Wagons, ho!

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Two-day trek in central Alberta recreates pioneer journeys

For decades, Eileen Davies dreamed of travelling in a horse-drawn wagon train.
"It was a little bit of a dream to travel in a covered wagon," Davies said.
The retired Grand Forks, B.C., woman lived out her dream with the help of Alberta Prairie Wagon Trains, driving a team of horses pulling a covered wagon from Red Willow to Donalda in central Alberta.
Davies said it was "just a fluke" that she and her husband, Dave, learned about the wagon train when they took the Alberta Prairie Steam Tours train to Big Valley, 160 kilometres southeast of Edmonton.
When Eileen was in the Stettler train station checking on their tickets for the steam trip, she saw information about the wagon trek. The decision was easy for a woman who has had a long involvement with horses, including acting as a customs broker in Toronto for the movement of thoroughbreds such as Secretariat and Northern Dancer across the Canada-United States border.
Eileen's mobility was limited by recent hip-replacement surgery. "I wasn't sure I could get into the wagon," she said.
But she was able to climb aboard with the help of a small stepladder and drove the lead wagon pulled by Clydesdales Tom and Jerry during the two-day trek.
The team of Doc and Bud that I drove for part of the journey demonstrates how horses are individuals - Doc tends to be a bit of a laggard, letting Bud do more of the work, while Bud reacts to commands such as "whoa" faster.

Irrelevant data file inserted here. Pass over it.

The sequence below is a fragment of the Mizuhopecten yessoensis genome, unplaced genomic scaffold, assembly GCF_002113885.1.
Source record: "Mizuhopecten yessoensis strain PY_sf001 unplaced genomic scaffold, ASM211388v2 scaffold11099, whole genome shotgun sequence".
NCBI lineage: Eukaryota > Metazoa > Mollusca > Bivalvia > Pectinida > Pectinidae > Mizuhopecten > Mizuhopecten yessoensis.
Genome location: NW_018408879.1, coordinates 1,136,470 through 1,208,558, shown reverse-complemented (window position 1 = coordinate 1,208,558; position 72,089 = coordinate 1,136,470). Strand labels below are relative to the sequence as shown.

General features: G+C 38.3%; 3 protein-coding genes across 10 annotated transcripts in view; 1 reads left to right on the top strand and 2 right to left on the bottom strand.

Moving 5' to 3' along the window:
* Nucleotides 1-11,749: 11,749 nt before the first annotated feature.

The journey is a reminder of the slower pace and arduous conditions that pioneers faced on their trek to open the North American west. The wagon train takes more than four hours to cover the 16 kilometres from Red Willow to Donalda - a 10-minute trip in a modern car at highway speeds.
However, that plodding pace also gives participants the time to see the scenery and wildlife, including ducks swimming about the sloughs and a lone shorebird wandering across the muddy margin of a drought-shrunken pond.
There are no plush, comfy seats on the wagons - just a bare wooden bench. The overnight stay is in a sleeping bag either inside the wagon or on the ground underneath it.
Pioneers would not have had access to medical care. For example, a pregnant woman might have had to deliver her baby in the wagon with the help of her husband or other women in the wagon train.
The wagon train is a relatively recent addition to Alberta Prairie, which has been offering train trips for 20 years.
Bob Willis, Alberta Prairie general manager, said the wagon train is the brainchild of Don Gillespie, the driving force behind the steam tours. Willis said the wagon trips, now in their fourth year, are an attraction that's still in the developmental stage.
Alberta Prairie owns the wagons while wagon master Jim Long owns the Clydesdale horses that pull them. Long has worked with horses since he started riding a pony as a small child. He shows drivers how to handle the horses before the wagon train trek begins.
The running gear and top bows for the wagons were built by skilled craftsmen in southern Ontario. Although most parts of the wagons were new, the hubs of some of the wheels were recycled from wagons that were a century or more old. Alberta Prairie staff built the boxes for the wagons, and a Stettler upholsterer sewed up the tops.